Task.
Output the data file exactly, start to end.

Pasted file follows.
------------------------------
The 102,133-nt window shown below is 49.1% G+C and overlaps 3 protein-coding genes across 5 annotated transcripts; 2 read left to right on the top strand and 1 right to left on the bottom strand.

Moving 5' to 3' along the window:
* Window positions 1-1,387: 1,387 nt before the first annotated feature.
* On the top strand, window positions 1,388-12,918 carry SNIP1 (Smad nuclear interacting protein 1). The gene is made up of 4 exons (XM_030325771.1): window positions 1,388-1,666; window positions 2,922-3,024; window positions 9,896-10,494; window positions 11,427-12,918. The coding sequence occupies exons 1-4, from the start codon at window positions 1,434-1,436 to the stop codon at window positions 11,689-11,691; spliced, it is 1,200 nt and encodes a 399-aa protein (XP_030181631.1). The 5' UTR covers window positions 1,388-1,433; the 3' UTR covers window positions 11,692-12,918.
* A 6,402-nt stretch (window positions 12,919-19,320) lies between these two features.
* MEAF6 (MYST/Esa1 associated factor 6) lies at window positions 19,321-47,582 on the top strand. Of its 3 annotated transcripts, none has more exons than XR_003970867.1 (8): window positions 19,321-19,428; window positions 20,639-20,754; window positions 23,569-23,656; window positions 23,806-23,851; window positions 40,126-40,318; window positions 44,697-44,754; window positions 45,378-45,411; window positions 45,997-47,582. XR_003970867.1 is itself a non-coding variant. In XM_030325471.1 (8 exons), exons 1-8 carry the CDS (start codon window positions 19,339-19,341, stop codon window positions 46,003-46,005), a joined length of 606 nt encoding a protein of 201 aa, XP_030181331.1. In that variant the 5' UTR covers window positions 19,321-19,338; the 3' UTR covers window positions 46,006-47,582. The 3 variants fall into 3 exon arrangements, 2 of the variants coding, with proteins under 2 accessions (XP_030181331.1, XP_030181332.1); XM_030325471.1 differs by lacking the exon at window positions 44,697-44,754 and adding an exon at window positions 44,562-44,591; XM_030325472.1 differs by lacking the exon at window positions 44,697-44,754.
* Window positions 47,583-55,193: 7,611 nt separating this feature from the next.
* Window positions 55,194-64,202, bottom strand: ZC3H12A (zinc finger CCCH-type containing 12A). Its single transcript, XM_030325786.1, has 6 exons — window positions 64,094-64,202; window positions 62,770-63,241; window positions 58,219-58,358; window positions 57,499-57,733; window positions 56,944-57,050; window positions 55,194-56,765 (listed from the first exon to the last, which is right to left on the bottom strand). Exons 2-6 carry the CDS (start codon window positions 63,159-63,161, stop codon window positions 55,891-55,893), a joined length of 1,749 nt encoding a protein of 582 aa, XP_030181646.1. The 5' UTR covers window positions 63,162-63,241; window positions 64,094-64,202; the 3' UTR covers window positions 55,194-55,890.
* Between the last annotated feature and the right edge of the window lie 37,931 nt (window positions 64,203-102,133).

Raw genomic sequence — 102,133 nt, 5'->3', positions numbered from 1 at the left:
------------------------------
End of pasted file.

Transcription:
The 102,133-nt window shown below is 49.1% G+C and overlaps 3 protein-coding genes across 5 annotated transcripts; 2 read left to right on the top strand and 1 right to left on the bottom strand.

Moving 5' to 3' along the window:
* Window positions 1-1,387: 1,387 nt before the first annotated feature.
* On the top strand, window positions 1,388-12,918 carry SNIP1 (Smad nuclear interacting protein 1). The gene is made up of 4 exons (XM_030325771.1): window positions 1,388-1,666; window positions 2,922-3,024; window positions 9,896-10,494; window positions 11,427-12,918. The coding sequence occupies exons 1-4, from the start codon at window positions 1,434-1,436 to the stop codon at window positions 11,689-11,691; spliced, it is 1,200 nt and encodes a 399-aa protein (XP_030181631.1). The 5' UTR covers window positions 1,388-1,433; the 3' UTR covers window positions 11,692-12,918.
* A 6,402-nt stretch (window positions 12,919-19,320) lies between these two features.
* MEAF6 (MYST/Esa1 associated factor 6) lies at window positions 19,321-47,582 on the top strand. Of its 3 annotated transcripts, none has more exons than XR_003970867.1 (8): window positions 19,321-19,428; window positions 20,639-20,754; window positions 23,569-23,656; window positions 23,806-23,851; window positions 40,126-40,318; window positions 44,697-44,754; window positions 45,378-45,411; window positions 45,997-47,582. XR_003970867.1 is itself a non-coding variant. In XM_030325471.1 (8 exons), exons 1-8 carry the CDS (start codon window positions 19,339-19,341, stop codon window positions 46,003-46,005), a joined length of 606 nt encoding a protein of 201 aa, XP_030181331.1. In that variant the 5' UTR covers window positions 19,321-19,338; the 3' UTR covers window positions 46,006-47,582. The 3 variants fall into 3 exon arrangements, 2 of the variants coding, with proteins under 2 accessions (XP_030181331.1, XP_030181332.1); XM_030325471.1 differs by lacking the exon at window positions 44,697-44,754 and adding an exon at window positions 44,562-44,591; XM_030325472.1 differs by lacking the exon at window positions 44,697-44,754.
* Window positions 47,583-55,193: 7,611 nt separating this feature from the next.
* Window positions 55,194-64,202, bottom strand: ZC3H12A (zinc finger CCCH-type containing 12A). Its single transcript, XM_030325786.1, has 6 exons — window positions 64,094-64,202; window positions 62,770-63,241; window positions 58,219-58,358; window positions 57,499-57,733; window positions 56,944-57,050; window positions 55,194-56,765 (listed from the first exon to the last, which is right to left on the bottom strand). Exons 2-6 carry the CDS (start codon window positions 63,159-63,161, stop codon window positions 55,891-55,893), a joined length of 1,749 nt encoding a protein of 582 aa, XP_030181646.1. The 5' UTR covers window positions 63,162-63,241; window positions 64,094-64,202; the 3' UTR covers window positions 55,194-55,890.
* Between the last annotated feature and the right edge of the window lie 37,931 nt (window positions 64,203-102,133).

Raw genomic sequence — 102,133 nt, 5'->3', positions numbered from 1 at the left: